By Tom Engelhardt, TomDispatch.com, posted Jan. 17, 2008
The other day, as we reached the first anniversary of the President’s announcement of his “surge” strategy, his “new way forward” in Iraq, I found myself thinking about the earliest paid book-editing work I ever did. An editor at a San Francisco textbook publisher hired me to “doctor” god-awful texts designed for audiences of captive kids. Each of these “books” was not only in a woeful state of disrepair, but essentially D.O.A. I was nonetheless supposed to do a lively rewrite of the mess and add seductive “sidebars”; another technician was then simplified the language to “grade level” and a designer provided a flashy layout and look. Zap! Pow! Kebang!
During the years that I freelanced for that company in the early 1970s, an image of what I was doing formed in my mind — and it suddenly came back to me this week. I used to describe it this way:
The little group of us — rewriter, grade-level reducer, designer — would be summoned to the publisher’s office. There, our brave band of technicians would be ushered into a room in which there would be nothing but a gurney with a corpse on it in a state of advanced decomposition. The publisher’s representative would then issue a simple request: Make it look like it can get up and walk away.
And the truth was: that corpse of a book would be almost lifelike when we were done with it, but one thing was guaranteed — it would never actually get up and walk away.
That was in another century and a minor matter of bad books that no one wanted to call by their rightful name. But that image came to mind again more than three decades later because it’s hard not to think of America’s Iraq in similar terms. Only this week, Abdul Qadir, the Iraqi defense minister, announced that “his nation would not be able to take full responsibility for its internal security until 2012, nor be able on its own to defend Iraq’s borders from external threat until at least 2018.” Pentagon officials, reported Thom Shanker of the New York Times, expressed no surprise at these dismal post-surge projections, although they were “even less optimistic than those [Qadir] made last year.”
According to this guesstimate then, the U.S. military occupation of Iraq won’t end for, minimally, another ten years. President Bush confirmed this on his recent Mideast jaunt when, in response to a journalist’s question, he said that the U.S. stay in Iraq “could easily be” another decade or more.
Folks, our media may be filled with discussions about just how “successful” the President’s surge plan has been, but really, Iraq is the corpse in the room.
“Success” as a Mantra
Last January, after announcing his “surge strategy,” the President called in his technicians. As it turned out, Gen. David Petraeus, surge commander in Iraq, has been quite impressive, as has new U.S. ambassador to that country, Ryan Crocker. Think of them as “the undertakers,” since they’ve been the ones who, applying their skills, have managed to give that Iraqi corpse the faint glow of life. The President asked them to make Iraq look like it could get up and walk away — and the last year of “success,” widely trumpeted in the media, has been the result. But just think about what the defense minister and President Bush are promising: By 2018, the country will — supposedly — be able to control its own borders, one of the more basic acts of a sovereign state. That, by itself, tells you much of what you need to be know.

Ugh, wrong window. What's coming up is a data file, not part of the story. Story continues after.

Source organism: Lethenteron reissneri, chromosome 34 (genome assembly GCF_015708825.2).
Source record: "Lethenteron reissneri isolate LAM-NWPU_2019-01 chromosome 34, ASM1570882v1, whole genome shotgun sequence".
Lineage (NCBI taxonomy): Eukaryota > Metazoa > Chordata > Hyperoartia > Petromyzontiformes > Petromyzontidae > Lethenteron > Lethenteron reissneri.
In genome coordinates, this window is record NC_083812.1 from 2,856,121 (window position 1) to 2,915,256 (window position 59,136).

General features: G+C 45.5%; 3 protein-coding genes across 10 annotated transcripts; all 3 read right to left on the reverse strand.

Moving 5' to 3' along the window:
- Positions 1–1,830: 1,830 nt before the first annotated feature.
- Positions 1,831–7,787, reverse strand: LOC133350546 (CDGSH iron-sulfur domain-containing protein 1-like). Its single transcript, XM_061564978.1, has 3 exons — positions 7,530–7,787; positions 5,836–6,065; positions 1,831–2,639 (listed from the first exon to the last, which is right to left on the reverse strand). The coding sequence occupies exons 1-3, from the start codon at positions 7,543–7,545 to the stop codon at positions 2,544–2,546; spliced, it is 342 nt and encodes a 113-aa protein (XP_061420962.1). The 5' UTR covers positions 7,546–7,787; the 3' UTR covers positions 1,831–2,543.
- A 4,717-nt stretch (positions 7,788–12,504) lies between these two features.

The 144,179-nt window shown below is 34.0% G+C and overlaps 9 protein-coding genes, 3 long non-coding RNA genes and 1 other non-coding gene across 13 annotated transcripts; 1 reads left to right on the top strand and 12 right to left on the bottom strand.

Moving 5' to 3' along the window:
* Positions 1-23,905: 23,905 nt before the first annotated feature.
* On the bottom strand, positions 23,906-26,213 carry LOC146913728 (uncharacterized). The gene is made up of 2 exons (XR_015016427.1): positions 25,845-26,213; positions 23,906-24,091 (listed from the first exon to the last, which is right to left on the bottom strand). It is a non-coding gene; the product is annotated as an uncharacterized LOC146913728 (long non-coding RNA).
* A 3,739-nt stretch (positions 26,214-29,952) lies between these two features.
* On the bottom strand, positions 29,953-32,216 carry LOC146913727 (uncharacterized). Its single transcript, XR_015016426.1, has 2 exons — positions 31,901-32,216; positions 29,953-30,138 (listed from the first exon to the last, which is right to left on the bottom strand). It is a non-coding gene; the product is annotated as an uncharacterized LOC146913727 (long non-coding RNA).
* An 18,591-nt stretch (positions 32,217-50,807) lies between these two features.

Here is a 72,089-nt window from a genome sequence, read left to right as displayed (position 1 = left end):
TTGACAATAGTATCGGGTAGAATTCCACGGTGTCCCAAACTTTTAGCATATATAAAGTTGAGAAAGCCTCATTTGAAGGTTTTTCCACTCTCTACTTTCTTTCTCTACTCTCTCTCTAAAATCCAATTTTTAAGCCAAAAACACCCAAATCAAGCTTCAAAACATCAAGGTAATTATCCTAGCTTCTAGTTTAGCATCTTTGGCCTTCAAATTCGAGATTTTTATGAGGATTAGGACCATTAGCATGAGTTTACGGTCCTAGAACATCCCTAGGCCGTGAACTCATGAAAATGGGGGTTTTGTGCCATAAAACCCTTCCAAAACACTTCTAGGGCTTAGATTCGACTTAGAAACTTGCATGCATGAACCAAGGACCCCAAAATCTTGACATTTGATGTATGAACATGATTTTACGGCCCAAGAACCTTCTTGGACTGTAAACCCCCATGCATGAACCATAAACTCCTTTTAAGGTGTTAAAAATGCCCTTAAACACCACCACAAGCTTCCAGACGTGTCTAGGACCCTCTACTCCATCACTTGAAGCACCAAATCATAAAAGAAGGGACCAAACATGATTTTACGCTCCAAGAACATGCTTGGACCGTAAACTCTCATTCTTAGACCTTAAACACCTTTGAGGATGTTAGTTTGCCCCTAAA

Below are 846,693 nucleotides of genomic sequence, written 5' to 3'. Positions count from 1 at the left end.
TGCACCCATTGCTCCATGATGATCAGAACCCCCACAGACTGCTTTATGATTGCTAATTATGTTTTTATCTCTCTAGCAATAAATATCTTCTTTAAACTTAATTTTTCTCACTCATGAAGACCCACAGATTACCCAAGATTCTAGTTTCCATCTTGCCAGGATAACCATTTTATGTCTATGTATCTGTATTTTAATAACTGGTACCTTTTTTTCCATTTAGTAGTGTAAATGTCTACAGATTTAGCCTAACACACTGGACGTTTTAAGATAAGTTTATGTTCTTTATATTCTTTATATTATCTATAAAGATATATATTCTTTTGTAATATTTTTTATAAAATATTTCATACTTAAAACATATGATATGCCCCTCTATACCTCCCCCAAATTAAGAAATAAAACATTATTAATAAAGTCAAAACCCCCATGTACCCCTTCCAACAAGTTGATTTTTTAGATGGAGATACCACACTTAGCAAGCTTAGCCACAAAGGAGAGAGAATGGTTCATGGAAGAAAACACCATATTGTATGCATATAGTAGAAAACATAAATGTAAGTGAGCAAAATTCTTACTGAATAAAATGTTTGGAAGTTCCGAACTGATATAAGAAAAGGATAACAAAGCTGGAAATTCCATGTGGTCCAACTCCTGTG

In order to achieve an image of lifelike quiescence in Iraq, involving a radical lowering of “violence” in that country, the general and ambassador did have to give up the ghost on a number of previous Bush administration passions. Rebellious al-Anbar Province was, for instance, essentially turned over to members of the community (many of whom had, even according to the Department of Defense, been fighting Americans until recently). They were then armed and paid by the U.S. not to make too much trouble. In the Iraqi capital, on the other hand, the surging American military looked the other way as, in the first half of 2007, the Shiite “cleansing” of mixed Baghdad neighborhoods reached new heights, transforming it into a largely Shiite city. This may have been the real “surge” in Iraq and, if you look at new maps of the ethnic make-up of the capital, you can see the startling results — from which a certain quiescence followed. Powerful Shiite cleric Muqtada al-Sadr, a longtime opponent of the Bush administration, called a “truce” during the surge months and went about purging and reorganizing his powerful militia, the Mahdi Army. In exchange, the U.S. has given up, at least temporarily, its goal of wresting control of some of those neighborhoods from the Sadrists.
Despite hailing the recent passage of what might be called a modest re-Baathification law in the Iraqi Parliament (that may have little effect on actual government employment), the administration has also reportedly given up in large part on pushing its highly touted “benchmarks” for the Iraqis to accomplish. This was to be a crucial part of Iraqi political “reconciliation” (once described as the key to the success of the whole surge strategy). It has now been dumped for so-called Iraqi solutions. All of this, including the lack of U.S. patrolling in al-Anbar province, the heartland of the Sunni insurgency, plus the addition of almost 30,000 troops in Baghdad and environs, has indeed given Iraq a quieter look — especially in the United States, where Iraqi news has largely disappeared from front pages and slipped deep into prime-time TV news coverage just as the presidential campaign of 2008 heats up.
[for the remainder of this article, go here for TomDispatch.com.]